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Smoking among Latino males living in the U.S. is a significant public health problem, one that can contribute to disparities in life expectancy and increase mortality. Latinos smoke at the same rate as White males but are less likely than Whites to quit. Interventions do not reach Latino smokers because many speak only Spanish and previous interventions have had notable limitations. First, most have recruited volunteers, so hard-to-reach Latino smokers likely did not participate. Second, cessation effects were short-term only. Third, no program has attempted to boost Latino cessation rates by capitalizing on a "teachable moment", a time when quitting may seem especially relevant. To address these deficits, we propose to conduct a teachable moment intervention trial for Latino smokers. We will attempt to capitalize on the potential teachable moment of Latinas' pregnancy as an impetus for Latinos' cessation. We will include couples, rather than just men, to sustain intervention effects. We will partner with community leaders to develop an intervention based primarily on Social Cognitive Theory, the Teachable Moment Model, and the Cognitive-Behavioral Couple Therapy Model. Some elements will be at the individual level to help Latinos quit smoking and others will be couple-based to improve communication and reduce stress in the postpartum relationship. The program will be culturally sensitive to Latino values, such as familismo, valuing of and duty to the family and personalismo, valuing warm personal relationships. We will recruit Latino couples (n=420) into a Guia (control) arm in which men receive a culturally appropriate smoking cessation guide, and a couple-based smoking cessation counseling arm.
Hypothesis 1: Latino expectant fathers who receive couple-based counseling to quit smoking will be more likely to be abstinent from smoking at 28 weeks in pregnancy and 12 months postpartum than Latino expectant fathers who receive a self-help smoking cessation guide.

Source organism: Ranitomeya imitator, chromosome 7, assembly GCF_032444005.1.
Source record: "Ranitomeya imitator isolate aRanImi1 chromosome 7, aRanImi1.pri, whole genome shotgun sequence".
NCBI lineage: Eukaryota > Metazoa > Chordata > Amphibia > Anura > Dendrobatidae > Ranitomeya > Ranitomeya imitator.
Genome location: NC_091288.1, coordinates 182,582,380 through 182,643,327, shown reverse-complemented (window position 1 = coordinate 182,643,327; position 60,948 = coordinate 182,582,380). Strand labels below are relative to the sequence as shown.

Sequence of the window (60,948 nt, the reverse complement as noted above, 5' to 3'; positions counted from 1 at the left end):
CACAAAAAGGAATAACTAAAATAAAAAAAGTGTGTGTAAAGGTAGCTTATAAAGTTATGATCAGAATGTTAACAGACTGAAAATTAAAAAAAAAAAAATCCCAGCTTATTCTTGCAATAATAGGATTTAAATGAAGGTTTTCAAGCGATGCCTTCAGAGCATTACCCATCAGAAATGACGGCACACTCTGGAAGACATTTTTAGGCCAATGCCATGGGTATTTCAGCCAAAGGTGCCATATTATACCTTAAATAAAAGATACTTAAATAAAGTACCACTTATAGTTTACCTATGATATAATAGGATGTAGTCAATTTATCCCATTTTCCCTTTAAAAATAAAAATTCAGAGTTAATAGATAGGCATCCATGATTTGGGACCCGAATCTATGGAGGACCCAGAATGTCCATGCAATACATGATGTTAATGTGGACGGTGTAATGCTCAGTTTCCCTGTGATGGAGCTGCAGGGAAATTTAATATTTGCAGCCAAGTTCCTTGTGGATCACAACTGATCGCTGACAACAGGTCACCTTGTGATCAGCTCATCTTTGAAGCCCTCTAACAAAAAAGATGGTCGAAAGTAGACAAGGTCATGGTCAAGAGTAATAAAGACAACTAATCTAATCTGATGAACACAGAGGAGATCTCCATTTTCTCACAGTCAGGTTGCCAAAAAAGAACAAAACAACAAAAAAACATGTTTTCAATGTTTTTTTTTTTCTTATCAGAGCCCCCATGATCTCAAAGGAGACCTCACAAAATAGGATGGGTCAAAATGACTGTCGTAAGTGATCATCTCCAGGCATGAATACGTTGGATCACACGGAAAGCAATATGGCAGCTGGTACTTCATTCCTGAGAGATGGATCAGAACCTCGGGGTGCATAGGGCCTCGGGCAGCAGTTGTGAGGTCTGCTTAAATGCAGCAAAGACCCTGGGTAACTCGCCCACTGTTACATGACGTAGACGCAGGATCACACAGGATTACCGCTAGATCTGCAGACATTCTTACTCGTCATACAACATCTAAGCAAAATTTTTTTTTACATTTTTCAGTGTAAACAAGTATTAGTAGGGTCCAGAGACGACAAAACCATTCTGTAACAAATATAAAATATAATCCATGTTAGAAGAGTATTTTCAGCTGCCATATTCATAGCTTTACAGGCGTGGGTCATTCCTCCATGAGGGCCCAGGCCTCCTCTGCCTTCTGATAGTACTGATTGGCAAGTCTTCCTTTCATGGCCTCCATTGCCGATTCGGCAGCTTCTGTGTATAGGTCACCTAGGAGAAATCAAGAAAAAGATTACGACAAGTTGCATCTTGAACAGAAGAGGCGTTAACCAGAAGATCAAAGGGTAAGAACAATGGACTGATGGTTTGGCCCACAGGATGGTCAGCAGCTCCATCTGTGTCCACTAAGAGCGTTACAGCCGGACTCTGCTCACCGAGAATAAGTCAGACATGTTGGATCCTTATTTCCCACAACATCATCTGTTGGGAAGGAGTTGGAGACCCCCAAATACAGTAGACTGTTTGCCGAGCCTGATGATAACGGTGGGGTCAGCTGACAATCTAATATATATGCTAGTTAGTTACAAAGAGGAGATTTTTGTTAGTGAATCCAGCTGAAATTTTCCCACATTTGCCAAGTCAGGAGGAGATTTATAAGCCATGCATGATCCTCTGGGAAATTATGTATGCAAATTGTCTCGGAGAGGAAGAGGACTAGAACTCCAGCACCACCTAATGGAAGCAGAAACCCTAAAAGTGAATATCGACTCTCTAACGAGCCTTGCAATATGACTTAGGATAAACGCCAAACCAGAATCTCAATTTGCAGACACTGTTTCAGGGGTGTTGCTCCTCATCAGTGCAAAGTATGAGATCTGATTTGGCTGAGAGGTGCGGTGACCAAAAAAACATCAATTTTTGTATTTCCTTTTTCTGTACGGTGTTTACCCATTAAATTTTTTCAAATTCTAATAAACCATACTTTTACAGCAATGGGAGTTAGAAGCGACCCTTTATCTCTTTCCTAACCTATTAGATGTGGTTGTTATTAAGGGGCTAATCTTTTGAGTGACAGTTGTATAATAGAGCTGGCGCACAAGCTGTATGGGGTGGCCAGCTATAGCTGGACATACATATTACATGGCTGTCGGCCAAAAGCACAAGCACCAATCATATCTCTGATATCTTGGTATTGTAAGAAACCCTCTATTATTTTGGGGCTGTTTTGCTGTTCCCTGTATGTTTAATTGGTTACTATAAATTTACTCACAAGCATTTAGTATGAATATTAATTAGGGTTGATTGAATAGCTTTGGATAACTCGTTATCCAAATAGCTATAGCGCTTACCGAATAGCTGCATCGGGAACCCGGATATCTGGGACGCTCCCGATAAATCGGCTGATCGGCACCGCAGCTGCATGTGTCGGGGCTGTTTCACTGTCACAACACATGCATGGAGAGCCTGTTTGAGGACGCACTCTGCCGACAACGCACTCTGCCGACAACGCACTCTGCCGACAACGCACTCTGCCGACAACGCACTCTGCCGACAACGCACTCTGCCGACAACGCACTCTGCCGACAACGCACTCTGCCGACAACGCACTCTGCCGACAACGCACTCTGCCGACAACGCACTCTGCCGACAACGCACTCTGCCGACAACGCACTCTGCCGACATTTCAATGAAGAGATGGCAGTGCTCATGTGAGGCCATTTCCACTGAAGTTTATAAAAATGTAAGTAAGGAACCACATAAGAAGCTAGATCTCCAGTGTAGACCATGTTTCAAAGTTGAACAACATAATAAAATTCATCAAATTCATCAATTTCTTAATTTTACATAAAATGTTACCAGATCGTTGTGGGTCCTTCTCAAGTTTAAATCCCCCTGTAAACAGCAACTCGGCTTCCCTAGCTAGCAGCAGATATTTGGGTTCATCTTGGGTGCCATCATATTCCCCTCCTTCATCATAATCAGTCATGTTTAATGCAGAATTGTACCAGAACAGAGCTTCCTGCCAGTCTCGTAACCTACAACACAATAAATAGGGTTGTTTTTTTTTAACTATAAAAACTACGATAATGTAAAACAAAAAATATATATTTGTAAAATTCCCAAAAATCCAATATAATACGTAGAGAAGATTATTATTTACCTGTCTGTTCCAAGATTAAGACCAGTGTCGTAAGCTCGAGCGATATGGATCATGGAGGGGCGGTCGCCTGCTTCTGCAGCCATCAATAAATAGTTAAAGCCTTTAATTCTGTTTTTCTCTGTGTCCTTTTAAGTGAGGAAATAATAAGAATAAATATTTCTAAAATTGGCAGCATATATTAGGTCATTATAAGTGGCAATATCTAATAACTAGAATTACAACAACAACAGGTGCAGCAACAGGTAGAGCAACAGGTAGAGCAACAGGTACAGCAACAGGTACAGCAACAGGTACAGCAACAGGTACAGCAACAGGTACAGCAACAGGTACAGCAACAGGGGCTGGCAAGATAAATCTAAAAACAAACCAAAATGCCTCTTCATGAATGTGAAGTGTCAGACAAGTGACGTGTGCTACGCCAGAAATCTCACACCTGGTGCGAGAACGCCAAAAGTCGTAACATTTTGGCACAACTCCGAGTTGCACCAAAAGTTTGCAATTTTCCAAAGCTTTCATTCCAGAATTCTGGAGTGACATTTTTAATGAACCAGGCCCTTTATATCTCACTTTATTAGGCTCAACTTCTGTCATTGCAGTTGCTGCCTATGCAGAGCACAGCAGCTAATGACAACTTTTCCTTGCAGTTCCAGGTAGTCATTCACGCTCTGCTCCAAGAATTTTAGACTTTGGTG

Hypothesis 2: Couple-based counseling will improve mediators, such as couple communication about smoking, self-efficacy, outcome expectancies, stress levels, risk perceptions, emotion, and self-image, which in turn, will increase cessation rates among Latino expectant fathers.
Hypothesis 3: Couples in the counseling arm will have a greater increase in cessation during pregnancy and early postpartum and a lower decrease in cessation at 6 and 12 months postpartum than couples in the Guia arm.
BACKGROUND & SIGNIFICANCE Latino men are just as likely to smoke as non-Hispanic White men; [CDC, 2004] however, few smoking cessation programs have shown long term effects among Latinos. Further, many Latinos cannot enter traditional smoking cessation programs because they do not speak English. To be effective, programs should capitalize on a "teachable moment". [McBride, 2003] Pregnancy has been shown to be a teachable moment for women to quit smoking; whether it is a teachable moment for partners has not been explored. Including Latinas and intervening with the couple might help sustain cessation effects long term. The aim of this randomized controlled trial is to compare a culturally tailored intervention to a minimal intervention (self-help smoking cessation guides or Guia) in promoting and sustaining smoking cessation among expectant Latino fathers during pregnancy and postpartum.